Reynolds argued the state is allowed to set its own standards for service in the National Guard and is not required to duplicate standards for the rest of the U.S. military.
The bill would have allowed officials to directly question Guard members about their sexual orientation, and potentially jeopardized nearly $295 million in federal funding for the state because of its conflict with how the military interprets and executes federal law at the national level.
On Monday, shortly before the bill was scheduled for a hearing in the House Veterans and Military Affairs Committee, Speaker Kris Steele (R-Shawnee) reassigned the bill to the Rules Committee, whose chairman Gary Banz (R-Midwest City), said he didn’t plan to hear it.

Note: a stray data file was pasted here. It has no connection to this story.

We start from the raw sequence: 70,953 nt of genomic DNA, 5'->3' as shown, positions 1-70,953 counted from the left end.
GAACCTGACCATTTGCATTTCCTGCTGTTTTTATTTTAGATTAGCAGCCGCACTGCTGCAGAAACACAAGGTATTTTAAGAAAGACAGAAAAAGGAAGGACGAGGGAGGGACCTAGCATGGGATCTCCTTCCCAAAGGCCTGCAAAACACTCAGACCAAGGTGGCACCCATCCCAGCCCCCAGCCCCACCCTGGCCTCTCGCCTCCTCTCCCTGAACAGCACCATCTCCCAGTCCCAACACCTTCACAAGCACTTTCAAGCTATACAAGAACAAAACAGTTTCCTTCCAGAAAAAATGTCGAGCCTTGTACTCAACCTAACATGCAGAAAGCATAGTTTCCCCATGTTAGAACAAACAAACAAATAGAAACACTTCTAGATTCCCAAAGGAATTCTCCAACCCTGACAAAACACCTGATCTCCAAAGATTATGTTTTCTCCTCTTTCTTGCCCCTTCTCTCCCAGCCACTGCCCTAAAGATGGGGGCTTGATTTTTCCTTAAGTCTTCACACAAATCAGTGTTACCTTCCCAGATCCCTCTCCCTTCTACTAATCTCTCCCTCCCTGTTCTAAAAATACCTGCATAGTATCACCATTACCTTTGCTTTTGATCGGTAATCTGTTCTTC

“Rep. Reynolds’ bill directly violated federal policies and risked the loss of $294 million in annual federal funding to the Oklahoma National Guard,” said Laura Belmonte, chairperson of The Equality Network.
“We are relieved that the brave men and women of the Oklahoma National Guard will not have their readiness compromised by the damage this legislation would have created,” she said.
In the 14 years that “Don’t Ask, Don’t Tell” was in effect, the U.S. government spent an estimated $400 million in administrative, training, and recruitment costs associated with replacing more than 13,000 service members expelled under the policy.
“Don’t Ask, Don’t Tell” was formally repealed on Sept. 20, 2011.